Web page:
Saturday, July 25, 2015

St James

Blogging for yesterday fell victim to a time of socializing with old and new friends at the most spectacular bar/restaurant setting I have ever seen--a place designed with a stunning pre-Incan burial mound, lit up at night, as a backdrop. So I will try to cover two days in this post.

We were picked up by another of the senior priests of the diocese, along with a driver, in yet another very used 12-passenger van. In addition to Brenda and me and Fr Evans, the group consisted of Bishop and Mrs Hind once again, the new General Secretary of the Anglican Communion (Bishop Josiah Idowu-Fearon), the special assistant to the Archbishop of Canterbury for Anglican Communion Affairs (Canon Precious Omuku), Bishop Dorsey Henderson (retired of Upper South Carolina and now assisting in Florida, which also has a companion relationship with Peru), the Bishop of Paraguay (Peter Bartlett), and a lay woman from Dallas who handles finances for the Friends of Peru. 

This time our destination was the southern environs of Lima. (Lima is home to more than 10 million people, and is geographically immense. Traffic is consistently thick, and it would take about three hours to drive across town from north to south.) We visited two churches and a school attached to a third church. In the first case, we heard the moving testimony of three women whose lives had been positively affected by the ministries of the parish. In the second, we heard from a priest with an exuberant outsize personality as he described his 13 years in that work. At the third, we encountered school children in the midst of a pageant recounting the narrative of Peruvian independence from Spain, the annual national celebration of which is next week. All three are in locations and physical plants that would be considered impoverished or sub-par by U.S. standards, but are several rungs up the ladder from what we saw in north Lima the day before.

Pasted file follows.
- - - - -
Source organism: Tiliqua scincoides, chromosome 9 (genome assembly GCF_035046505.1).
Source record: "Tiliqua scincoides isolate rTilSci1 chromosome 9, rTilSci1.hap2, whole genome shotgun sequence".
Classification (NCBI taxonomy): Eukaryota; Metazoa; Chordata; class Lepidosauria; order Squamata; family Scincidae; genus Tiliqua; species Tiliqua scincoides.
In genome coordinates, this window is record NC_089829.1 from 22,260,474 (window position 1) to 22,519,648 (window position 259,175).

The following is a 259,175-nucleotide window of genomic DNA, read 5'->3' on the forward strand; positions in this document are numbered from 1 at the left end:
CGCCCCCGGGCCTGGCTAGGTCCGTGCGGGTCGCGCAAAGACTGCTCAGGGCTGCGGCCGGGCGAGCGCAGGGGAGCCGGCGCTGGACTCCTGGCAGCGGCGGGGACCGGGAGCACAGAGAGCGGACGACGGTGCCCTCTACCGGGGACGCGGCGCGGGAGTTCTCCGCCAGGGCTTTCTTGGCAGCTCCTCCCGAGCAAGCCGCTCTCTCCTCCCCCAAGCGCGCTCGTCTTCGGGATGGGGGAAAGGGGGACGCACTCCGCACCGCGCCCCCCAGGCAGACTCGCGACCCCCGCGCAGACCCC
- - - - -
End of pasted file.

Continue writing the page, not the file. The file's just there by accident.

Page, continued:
It was nearly 2:00 by the time we were dropped off back at our hotel. The three of us were all hungry for seafood, and with some asking around, located a very nice fish restaurant nearby. After eating, we took the opportunity for some down time back at the hotel.

Not too long thereafter, we reported to the cathedral, just three short blocks away, where we ("we" being an even larger group now) boarded a full size (and, again, very "tired") bus for a 45 minute ride through monumentally congested traffic to the offices of the Diocese of Peru, where there was a reception for the three new bishops-to-be and their families, and all the guests--from other parts of South America, the U.S., and England. It was a very happy occasion.

We were dropped off back at the cathedral around 9:00, after which came the visit to the exotic bar mentioned above.

This morning Fr Mark and Brenda and I hunted for breakfast. We weren't too choosy, so we settled for a Chili's franchise, which sort of thing is always "kind of" like its American counterpart, but also kind of not. But, in any case, we ate. Which was a good thing, because it would be several hours before we would have another opportunity. I grabbed my vestment bag from the hotel room closet and hiked back to the cathedral, where the vesting area for visiting dignitaries was the home of the Dean and his family. The consecration liturgy was scheduled to begin at 10:00. I didn't notice what time it was when we processed into the church, but it was around 1:30 when we got out. The service was quite glorious. The cathedral was packed. (It's about the size of St Paul's in Springfield.) The ordinands were radiant. The Primate of the Province of South America preached. It was obvious that three quite extraordinary men had been chosen by a diocese that holds them in high esteem. Everything was in Spanish, of course, save for a letter from the Archbishop of Canterbury that was read at the end. I find that when native speakers speak Spanish, I pick up about 10%. But when a non-native speaker talks (like Bishop Godfrey), that figure rises to more like 90%.

There was, of course, a reception with light refreshments in the cathedral parish hall. Then, the VIPs (for lack of a better term) got back on last night's bus to be driven about 30 minutes to a restaurant for a pre-arranged lunch (if a meal that concludes at 5:00 can be called such!). Once again, it was a great time for visiting and cultivating relationships. 

At that point, dinner plans didn't seem to make sense, so it was a quiet evening at the hotel.

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